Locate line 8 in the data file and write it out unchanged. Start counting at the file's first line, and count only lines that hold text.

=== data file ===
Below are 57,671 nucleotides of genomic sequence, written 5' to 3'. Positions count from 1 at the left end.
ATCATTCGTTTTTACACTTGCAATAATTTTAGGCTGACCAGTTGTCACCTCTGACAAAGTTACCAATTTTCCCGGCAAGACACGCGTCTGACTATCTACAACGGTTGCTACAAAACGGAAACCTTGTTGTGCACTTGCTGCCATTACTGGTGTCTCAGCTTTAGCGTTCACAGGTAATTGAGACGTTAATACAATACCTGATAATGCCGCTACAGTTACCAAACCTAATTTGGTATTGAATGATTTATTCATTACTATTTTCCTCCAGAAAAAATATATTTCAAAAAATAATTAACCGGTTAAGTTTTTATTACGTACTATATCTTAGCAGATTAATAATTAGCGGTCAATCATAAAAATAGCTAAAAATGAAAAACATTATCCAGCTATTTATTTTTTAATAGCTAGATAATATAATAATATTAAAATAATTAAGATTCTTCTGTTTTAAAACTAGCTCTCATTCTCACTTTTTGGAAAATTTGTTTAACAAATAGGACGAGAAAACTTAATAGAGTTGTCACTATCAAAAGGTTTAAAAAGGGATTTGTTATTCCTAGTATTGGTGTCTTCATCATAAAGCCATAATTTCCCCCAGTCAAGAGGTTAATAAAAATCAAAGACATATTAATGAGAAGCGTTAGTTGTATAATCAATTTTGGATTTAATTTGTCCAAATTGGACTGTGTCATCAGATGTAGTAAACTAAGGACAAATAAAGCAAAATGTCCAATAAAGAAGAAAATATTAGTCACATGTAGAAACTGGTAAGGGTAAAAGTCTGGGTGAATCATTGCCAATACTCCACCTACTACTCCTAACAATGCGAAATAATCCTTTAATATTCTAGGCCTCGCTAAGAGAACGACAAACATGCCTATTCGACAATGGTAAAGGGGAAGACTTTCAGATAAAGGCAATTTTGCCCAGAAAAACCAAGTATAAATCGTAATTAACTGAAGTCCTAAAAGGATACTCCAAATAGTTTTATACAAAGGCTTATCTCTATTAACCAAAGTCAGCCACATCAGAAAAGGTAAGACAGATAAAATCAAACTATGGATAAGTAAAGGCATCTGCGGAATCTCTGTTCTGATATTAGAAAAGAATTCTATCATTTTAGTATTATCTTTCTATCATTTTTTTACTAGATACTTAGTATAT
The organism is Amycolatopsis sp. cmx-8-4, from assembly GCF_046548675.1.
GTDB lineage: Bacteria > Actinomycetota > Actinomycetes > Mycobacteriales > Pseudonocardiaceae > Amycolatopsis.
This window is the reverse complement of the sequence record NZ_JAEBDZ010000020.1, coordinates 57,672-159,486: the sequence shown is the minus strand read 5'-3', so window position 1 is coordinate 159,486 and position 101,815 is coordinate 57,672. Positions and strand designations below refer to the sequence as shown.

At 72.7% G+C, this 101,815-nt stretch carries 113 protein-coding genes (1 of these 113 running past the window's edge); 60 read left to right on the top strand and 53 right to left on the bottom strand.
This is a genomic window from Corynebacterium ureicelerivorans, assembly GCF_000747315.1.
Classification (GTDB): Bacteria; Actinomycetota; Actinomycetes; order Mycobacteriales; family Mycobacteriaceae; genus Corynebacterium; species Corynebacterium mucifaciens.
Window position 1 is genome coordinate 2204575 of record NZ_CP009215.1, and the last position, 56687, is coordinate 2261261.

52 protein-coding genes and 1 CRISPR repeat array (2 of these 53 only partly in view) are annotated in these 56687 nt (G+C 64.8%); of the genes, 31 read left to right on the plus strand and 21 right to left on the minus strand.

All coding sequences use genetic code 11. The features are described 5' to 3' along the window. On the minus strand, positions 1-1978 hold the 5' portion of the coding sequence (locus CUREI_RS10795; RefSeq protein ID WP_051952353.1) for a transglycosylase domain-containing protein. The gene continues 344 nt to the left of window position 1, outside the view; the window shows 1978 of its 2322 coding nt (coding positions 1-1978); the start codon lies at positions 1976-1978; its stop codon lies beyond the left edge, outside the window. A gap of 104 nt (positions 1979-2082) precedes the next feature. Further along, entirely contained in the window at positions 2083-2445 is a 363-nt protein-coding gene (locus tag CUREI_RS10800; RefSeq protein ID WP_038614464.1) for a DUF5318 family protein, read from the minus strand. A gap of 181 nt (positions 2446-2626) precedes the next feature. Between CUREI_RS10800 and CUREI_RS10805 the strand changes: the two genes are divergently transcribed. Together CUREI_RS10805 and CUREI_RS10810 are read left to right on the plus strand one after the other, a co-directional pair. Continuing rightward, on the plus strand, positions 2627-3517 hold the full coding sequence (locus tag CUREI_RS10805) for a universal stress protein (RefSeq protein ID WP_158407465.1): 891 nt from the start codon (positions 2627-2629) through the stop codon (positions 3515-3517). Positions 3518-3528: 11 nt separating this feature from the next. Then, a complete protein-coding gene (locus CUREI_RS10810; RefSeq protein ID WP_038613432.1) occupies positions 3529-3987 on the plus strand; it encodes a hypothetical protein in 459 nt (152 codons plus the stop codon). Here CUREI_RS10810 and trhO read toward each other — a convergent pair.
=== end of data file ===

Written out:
Classification (GTDB): Bacteria; Actinomycetota; Actinomycetes; order Mycobacteriales; family Mycobacteriaceae; genus Corynebacterium; species Corynebacterium mucifaciens.